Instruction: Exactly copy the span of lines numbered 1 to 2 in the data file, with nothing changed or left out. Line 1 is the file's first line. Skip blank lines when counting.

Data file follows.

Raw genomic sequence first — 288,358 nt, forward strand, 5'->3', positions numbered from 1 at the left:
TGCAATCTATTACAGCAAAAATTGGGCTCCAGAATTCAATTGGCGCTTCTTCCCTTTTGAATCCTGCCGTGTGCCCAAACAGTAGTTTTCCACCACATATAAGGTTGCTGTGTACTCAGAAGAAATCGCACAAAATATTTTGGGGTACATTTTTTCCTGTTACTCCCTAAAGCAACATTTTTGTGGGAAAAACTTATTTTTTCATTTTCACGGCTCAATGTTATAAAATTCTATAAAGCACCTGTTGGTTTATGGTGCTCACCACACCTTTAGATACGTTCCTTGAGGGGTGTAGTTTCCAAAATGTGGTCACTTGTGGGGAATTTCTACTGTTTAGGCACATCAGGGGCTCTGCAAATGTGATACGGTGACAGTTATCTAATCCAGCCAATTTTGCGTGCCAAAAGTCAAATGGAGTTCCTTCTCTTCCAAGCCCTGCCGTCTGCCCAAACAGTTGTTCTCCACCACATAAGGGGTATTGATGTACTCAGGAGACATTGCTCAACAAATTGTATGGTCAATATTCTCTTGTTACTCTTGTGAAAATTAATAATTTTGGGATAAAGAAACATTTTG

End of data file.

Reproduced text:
Raw genomic sequence first — 288,358 nt, forward strand, 5'->3', positions numbered from 1 at the left:
TGCAATCTATTACAGCAAAAATTGGGCTCCAGAATTCAATTGGCGCTTCTTCCCTTTTGAATCCTGCCGTGTGCCCAAACAGTAGTTTTCCACCACATATAAGGTTGCTGTGTACTCAGAAGAAATCGCACAAAATATTTTGGGGTACATTTTTTCCTGTTACTCCCTAAAGCAACATTTTTGTGGGAAAAACTTATTTTTTCATTTTCACGGCTCAATGTTATAAAATTCTATAAAGCACCTGTTGGTTTATGGTGCTCACCACACCTTTAGATACGTTCCTTGAGGGGTGTAGTTTCCAAAATGTGGTCACTTGTGGGGAATTTCTACTGTTTAGGCACATCAGGGGCTCTGCAAATGTGATACGGTGACAGTTATCTAATCCAGCCAATTTTGCGTGCCAAAAGTCAAATGGAGTTCCTTCTCTTCCAAGCCCTGCCGTCTGCCCAAACAGTTGTTCTCCACCACATAAGGGGTATTGATGTACTCAGGAGACATTGCTCAACAAATTGTATGGTCAATATTCTCTTGTTACTCTTGTGAAAATTAATAATTTTGGGATAAAGAAACATTTTG